In the small beginnings of representative republics (which America is by design and still purports to be), people generally knew the people that they were sending to office - and vice versa. The typical "campaign" was nothing more than
"I like Chuck the blacksmith. He is pretty wise. We all go to him for advice and counsel anyway. He also knows how to make his point very well... maybe we should send him to [Capital] to speak for us here in [Podunk]."There are two very relevant, core points in play in that simple scenario.
- Our citizen knows Chuck, knows his character, and knows what he feels about issues.
- Chuck knows the citizen, knows his needs, and knows what he feels about issues.
Even if Chuck didn't know everybody by name, it is likely that he could easily be approached by people in his district that had a concern that they wanted to bring up. It was also likely that if a given citizen didn't know Chuck directly, he likely had dealings with someone who did.
"Well, I haven't met ol' Chuck the blacksmith, but Ralph the baker says that he's a good man and knows what he's talking about."
There was no "6 Degrees of Kevin Bacon" necessary to find someone who could give an adequate assessment of Chuck the blacksmith.As the population grew, the number of people that a representative... uh... represented... grew as well. Where Chuck the blacksmith may have gone off to Washington to speak for a few hundred or a few thousand people... today's politicians represent hundreds of thousands of constituents. At that scale, it is logistically impossible for a representative to personally know all the members in his (or her) district. Likewise, it is impossible for this person to know what their wishes are or what is in their best interest. It is because of this that most Representatives hold more allegiance to their political party (and the inherent ideals) than to their constituents. That, however, is tinder for another post at a later time.
The other side of this equation is that it is impossible for the citizens to know the person they are selecting to speak for them on matters. They can't even ask Ralph the baker for his opinion since it is just as likely that Ralph has never met our modern-day Chuck. That puts our lowly citizen at a decided loss...
"Who is Chuck? What does he believe? Does he care about my issues?"Added to this interesting mix is the fact that most people in America have very little, if any, idea about how [insert a seat of government here] works. Our educational system ejaculates students into the world that know that the Pilgrims landed on this continent but with little true understanding of why. They know that there is a document that begins "We the people..." but don't know what momentous occasion it heralded. They know that we have a Constitution - but very often mis-understand and mis-quote (typically with the blank-eyed rote repetition of the superficially knowledgeable) its contents. What that means is that a significant, almost overwhelming, portion of the populous doesn't actually understand what is being said (sold?) by those either already in positions of governmental power or by those who strive to be so.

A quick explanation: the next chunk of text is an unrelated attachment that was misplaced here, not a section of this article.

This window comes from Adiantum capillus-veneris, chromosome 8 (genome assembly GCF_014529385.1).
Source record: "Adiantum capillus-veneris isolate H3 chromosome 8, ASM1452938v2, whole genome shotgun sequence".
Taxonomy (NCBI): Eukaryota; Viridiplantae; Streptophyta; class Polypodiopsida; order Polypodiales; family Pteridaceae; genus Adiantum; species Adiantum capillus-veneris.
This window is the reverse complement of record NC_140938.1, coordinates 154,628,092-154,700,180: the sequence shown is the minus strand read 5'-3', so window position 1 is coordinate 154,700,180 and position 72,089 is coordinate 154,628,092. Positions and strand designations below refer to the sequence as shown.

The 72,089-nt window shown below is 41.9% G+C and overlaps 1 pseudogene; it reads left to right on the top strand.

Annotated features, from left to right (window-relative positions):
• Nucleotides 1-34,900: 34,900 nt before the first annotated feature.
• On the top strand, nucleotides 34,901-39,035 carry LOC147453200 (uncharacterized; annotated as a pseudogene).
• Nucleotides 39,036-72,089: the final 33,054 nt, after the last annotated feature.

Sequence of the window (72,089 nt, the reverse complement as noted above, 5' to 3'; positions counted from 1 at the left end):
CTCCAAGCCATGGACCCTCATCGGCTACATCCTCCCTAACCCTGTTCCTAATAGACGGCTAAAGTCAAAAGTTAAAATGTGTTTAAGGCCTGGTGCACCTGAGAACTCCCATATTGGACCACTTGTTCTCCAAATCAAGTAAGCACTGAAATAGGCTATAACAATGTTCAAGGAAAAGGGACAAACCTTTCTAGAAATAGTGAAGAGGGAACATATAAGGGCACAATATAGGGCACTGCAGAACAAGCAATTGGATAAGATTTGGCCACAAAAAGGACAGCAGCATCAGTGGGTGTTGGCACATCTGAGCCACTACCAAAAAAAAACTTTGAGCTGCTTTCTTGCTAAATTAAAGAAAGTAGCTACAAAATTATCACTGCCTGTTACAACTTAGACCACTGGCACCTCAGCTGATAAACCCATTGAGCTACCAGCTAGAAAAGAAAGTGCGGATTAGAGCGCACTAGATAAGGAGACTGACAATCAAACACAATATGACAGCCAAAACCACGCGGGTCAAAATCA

All of the after-the-fact complexity that government has interwoven into their purported job descriptions only serves to obfuscate their real roles - and likewise their real stances on issues. Not many people are able to even notice when a politician's sound-byte contradicts a Constitutional principle. Most people wouldn't even notice when a politician's sound-byte on an issue contradicts that same politician's own stance from a day before. There's simply too much for most people to grasp. They have neither the tools nor the patience.
However, since the people are given at least the appearance of having a choice (shell games like gerrymandering aside), they like to believe that they are part of The Process. But whom to choose? Gone are the Ralph the Bakers that we can ask. I don't discount the influence of hearing the babble of friends, family and co-workers. Certainly, that plays a part - but is as reliable as the theoretical "wisdom of crowds". It definitely has a familial and even regional effect - very similar to the premise "we worship the Gods of our fathers." If you are born into or live in the midst of a predominant mindset, it is likely you will absorb some of its dogma.
No, people like to put their trust in an institution. Often, there is the comforting belief that "an organization knows better." Yes, this is a spin-off on the "wisdom of crowds" but with one additional trump card: credibility. People assume that something bigger than themselves (or their direct peers) must also know more than themselves. If the person trusts that entity - they become a de facto Ralph the Baker... albeit one with which they are almost as unfamiliar as the political figures they are seeking information on.